Matas, AJ; Gapper, NE; Chung, MY; Giovannoni, JJ; Rose, JK
Current Opinion in Biotechnology. 2009 April. 20(2):197–203
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PMID: 19339169 DOI: 10.1016/j.copbio.2009.02.015 ISSN: 0958-1669
Commercial regulation of ripening is currently achieved through early harvest, by controlling the postharvest storage atmosphere and genetic selection for slow or late ripening varieties. Although these approaches are often effective, they are not universally applicable and often result in acceptable, but poor quality, products. With increased understanding of the molecular biology underlying ripening and the advent of genetic engineering technologies, researchers have pursued new strategies to address problems in fruit shelf-life and quality. These have been guided by recent insights into mechanisms by which ethylene and a complex network of transcription factors regulate ripening, and by an increased appreciation of factors that contribute to shelf-life, such as the fruit cuticle.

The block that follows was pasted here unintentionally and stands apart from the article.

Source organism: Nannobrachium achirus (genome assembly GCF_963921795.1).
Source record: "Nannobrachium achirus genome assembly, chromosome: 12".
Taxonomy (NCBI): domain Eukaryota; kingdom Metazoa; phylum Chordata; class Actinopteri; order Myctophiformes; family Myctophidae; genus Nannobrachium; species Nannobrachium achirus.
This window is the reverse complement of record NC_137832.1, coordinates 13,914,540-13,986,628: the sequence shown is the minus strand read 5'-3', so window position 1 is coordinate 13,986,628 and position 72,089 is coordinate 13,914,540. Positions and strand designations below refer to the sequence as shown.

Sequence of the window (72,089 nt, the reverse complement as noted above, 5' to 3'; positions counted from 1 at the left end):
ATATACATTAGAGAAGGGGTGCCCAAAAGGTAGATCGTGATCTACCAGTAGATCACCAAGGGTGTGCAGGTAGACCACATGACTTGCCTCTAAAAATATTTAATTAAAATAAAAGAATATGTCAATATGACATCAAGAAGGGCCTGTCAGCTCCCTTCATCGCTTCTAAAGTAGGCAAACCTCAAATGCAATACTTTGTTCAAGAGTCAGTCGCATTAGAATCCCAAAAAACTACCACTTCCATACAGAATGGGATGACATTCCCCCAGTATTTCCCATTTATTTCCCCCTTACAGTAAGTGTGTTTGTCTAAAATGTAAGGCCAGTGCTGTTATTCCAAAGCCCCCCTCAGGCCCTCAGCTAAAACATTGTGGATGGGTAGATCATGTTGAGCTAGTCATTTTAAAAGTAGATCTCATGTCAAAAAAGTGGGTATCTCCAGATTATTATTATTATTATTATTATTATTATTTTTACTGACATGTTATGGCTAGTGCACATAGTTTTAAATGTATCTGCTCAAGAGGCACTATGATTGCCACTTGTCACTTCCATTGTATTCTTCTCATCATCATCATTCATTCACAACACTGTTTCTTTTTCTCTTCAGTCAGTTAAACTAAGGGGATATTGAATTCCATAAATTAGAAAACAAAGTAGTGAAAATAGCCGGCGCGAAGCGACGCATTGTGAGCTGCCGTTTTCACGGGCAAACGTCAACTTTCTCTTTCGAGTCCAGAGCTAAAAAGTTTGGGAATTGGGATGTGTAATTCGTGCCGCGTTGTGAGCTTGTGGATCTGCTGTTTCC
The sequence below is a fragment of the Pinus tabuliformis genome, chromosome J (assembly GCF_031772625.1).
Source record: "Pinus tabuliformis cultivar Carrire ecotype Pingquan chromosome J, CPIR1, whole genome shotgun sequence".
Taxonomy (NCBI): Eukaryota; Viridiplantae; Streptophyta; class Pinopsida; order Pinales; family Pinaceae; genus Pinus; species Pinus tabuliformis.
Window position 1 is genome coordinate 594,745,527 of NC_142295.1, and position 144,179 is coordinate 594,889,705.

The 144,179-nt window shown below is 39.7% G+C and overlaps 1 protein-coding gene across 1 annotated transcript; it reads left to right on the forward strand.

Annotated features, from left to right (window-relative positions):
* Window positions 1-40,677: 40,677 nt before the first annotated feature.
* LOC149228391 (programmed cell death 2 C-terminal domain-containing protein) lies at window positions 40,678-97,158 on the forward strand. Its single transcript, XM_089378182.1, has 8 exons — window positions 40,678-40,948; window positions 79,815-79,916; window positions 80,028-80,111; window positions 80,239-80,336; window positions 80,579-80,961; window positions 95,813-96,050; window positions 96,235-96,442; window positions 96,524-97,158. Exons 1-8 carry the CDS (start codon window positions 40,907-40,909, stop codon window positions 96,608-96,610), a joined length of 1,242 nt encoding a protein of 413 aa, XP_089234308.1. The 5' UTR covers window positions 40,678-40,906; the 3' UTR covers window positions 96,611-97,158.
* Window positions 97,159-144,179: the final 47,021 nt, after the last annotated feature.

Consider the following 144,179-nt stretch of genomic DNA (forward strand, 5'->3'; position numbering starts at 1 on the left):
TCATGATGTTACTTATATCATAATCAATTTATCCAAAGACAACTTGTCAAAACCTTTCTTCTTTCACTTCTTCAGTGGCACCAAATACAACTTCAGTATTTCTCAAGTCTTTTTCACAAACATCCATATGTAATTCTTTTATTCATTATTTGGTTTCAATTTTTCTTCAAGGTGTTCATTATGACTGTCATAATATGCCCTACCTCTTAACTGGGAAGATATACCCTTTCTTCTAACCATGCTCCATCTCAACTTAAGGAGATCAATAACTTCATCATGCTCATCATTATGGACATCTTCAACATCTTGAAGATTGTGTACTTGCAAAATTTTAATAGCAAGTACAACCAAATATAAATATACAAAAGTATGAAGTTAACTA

Matas, AJ, NE Gapper, MY Chung, JJ Giovannoni, JK Rose. "Biology and genetic engineering of fruit maturation for enhanced quality and shelf-life." Current Opinion in Biotechnology 20.2 (2009): 197–203. Web. 16 Jan. 2021.
Matas, AJ., Gapper, NE., Chung, MY., Giovannoni, JJ., & Rose, JK. (2009). Biology and genetic engineering of fruit maturation for enhanced quality and shelf-life. Current Opinion in Biotechnology, 20(2), 197–203. doi:10.1016/j.copbio.2009.02.015
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